Monthly Archives: May 2014

Time Machine and Futurama

In H.G. Wells’ “The Time Machine”, we followed a time traveler that went into the future and observed the changing of the Earth and its species and eventually even to what appeared to be the end of the Earth. Well in July of 2010, Futurama released an episode largely inspired by Wells’ famous work. Futurama is a television series created by Matt Groening in 1999. The show takes place in the year 3000 where the main character Phillip J. Fry, usually referred to simply as Fry, has been unfrozen from a cryogenic sleep he entered in 2000.  The episode is titled “The Late Phillip J. Fry” and won the 2011 Emmy Award for Outstanding Animated Program.

The episode can be considered in three different acts. In the first act Fry, the lazy delivery boy, arrives late to work. His boss, The Professor, heckles him for his chronic lateness, asking why he can’t be on time like the rest of his employees. Fry points out that his girlfriend, Leela, is not at work on time. It turns out that Fry was supposed to be meeting Leela for her birthday lunch and he is now late to that as well. Fry promises to make it up to Leela by taking her out to a fancy restaurant that night. He purchases a record your own birthday card and is headed out the door when The Professor stops him. Fry must help The Professor test his new time machine as punishment for being late. The time machine is built to only travel forward in order to avoid altering history. Fry, his robot roommate Bender, and The Professor enter the time machine which The Professor intends to test by moving forward one minute in time. Of course the episode would hold no comedic merit if that were to happen. The Professor trips and pushes the lever forward sending them hurtling through time. By the time they stop they can stop the machine they find themselves in the year 10,000 AD in the ruins of New York.

Fry begins to fret over missing his date with Leela, but The Professor kindly reminds him that everybody they knew has been dead for years. The trio are unimpressed with this stage of the future and after talking to a group of cavemen they decide to continue forward in time in search of a civilization that has invented a backwards traveling time machine to return home. They scan through a few thousand years of little consequence before the show cuts away. When we rejoin them they are in the year 5 million AD. This is the part of the episode that directly parallels with “The time Machine.” Bender, Fry, and the Professor are greeted by a race of enlightened, purple-skinned humanoids that now inhabit Earth; these are the Eloi. Meanwhile below ground paralleling the Murlocs are the Dumblocks.. They ask the humanoids if they have invented a backwards-traveling time machine. They say no, but if they focus their mental efforts toward the problem, they should be to create one within five yearsThe trio jumps forward five years to find the Dumblocks have risen up and slaughtered the entire surface population. This is Futurama giving us a very plausible glimpse into the Future of the Eloi and Murlocs from “The Time Machine.” For all their smarts the surface dwellers always seemed on the brink of falling to the subterranean people.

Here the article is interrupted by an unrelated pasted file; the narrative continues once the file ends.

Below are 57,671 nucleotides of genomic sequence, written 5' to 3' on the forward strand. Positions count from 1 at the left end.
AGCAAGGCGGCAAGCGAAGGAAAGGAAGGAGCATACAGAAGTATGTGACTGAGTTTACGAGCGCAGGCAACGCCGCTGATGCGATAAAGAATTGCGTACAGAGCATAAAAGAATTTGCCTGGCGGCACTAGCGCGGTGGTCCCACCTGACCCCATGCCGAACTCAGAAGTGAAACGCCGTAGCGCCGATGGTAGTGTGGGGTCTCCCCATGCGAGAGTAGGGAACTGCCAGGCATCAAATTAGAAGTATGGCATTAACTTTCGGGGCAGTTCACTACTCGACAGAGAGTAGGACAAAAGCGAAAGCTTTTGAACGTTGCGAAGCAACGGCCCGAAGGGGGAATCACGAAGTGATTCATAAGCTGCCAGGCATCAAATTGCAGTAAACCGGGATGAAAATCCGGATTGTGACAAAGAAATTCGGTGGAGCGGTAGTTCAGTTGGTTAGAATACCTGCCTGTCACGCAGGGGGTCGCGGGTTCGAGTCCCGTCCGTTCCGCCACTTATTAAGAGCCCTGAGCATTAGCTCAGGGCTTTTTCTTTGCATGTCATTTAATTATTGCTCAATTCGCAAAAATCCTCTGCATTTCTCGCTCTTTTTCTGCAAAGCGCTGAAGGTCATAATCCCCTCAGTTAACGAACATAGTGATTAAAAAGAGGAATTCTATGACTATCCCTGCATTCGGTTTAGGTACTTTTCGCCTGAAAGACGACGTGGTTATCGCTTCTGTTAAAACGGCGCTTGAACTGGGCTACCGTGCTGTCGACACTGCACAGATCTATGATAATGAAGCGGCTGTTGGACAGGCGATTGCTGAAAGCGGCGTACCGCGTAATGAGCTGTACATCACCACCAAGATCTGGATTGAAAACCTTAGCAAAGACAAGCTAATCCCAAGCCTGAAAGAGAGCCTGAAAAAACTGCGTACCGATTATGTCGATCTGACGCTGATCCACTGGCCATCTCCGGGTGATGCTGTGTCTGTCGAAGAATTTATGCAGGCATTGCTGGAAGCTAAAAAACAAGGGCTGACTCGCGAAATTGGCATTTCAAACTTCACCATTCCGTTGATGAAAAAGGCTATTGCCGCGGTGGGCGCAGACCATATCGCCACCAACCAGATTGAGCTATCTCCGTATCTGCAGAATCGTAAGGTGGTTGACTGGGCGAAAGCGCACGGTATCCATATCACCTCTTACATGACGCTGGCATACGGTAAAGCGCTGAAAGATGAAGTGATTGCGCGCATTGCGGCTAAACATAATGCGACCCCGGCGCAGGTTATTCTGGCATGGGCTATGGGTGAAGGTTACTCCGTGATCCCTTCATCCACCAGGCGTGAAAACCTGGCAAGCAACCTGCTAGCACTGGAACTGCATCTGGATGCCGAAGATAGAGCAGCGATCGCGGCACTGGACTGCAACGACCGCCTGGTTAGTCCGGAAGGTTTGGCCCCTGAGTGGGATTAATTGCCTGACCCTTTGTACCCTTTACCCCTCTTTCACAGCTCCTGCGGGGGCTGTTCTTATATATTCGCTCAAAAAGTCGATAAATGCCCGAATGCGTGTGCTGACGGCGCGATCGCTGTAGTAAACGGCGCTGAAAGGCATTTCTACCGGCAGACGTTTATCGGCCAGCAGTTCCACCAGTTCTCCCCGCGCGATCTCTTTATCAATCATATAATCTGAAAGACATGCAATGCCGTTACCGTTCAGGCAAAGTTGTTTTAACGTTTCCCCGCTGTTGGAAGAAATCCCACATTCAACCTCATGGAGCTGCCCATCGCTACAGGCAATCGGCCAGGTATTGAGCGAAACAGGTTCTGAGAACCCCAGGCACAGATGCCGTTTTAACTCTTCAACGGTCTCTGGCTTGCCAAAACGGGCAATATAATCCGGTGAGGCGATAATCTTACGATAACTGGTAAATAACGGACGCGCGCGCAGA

The three jump all the way to the year one billion to find the scorched remnants of the Earth. Fry returns to the cave where he was supposed to meet Leela for dinner on her birthday eons ago. Surprisingly he finds a note left for him. Apparently the voice recorded birthday card had fallen out of the time machine and found Leela in the past. Comforted by his note from Leela, Fry returns to The Professor and suggests the kick back and watch the Universe end.

To their amazement they observe the universe end, only to see the big bang occur and universe reform. They conclude that time is cyclical and rejoin their old lives in the present.

This episode can be applied to “The Time Machine” beyond the explicit murloc/dumblock uprising. Much of the imagery that is shown as the trio head to the end of the world is very similar to those described in the book. At the end of “The Time Traveler” the main character is takes a trip forward, but has not yet returned. A multitude of things could have occurred to him. It is possible that his time machine could have its backwards lever broken and he was left with a machine like the Professor’s. In this case perhaps the Time Traveler followed a similar path as Futurama, but his universe had linear time that ended and took him with it.

Overall this is one of the best episodes of Futurama I have seen and I thought it was an interesting watch after reading “The Time Machine.”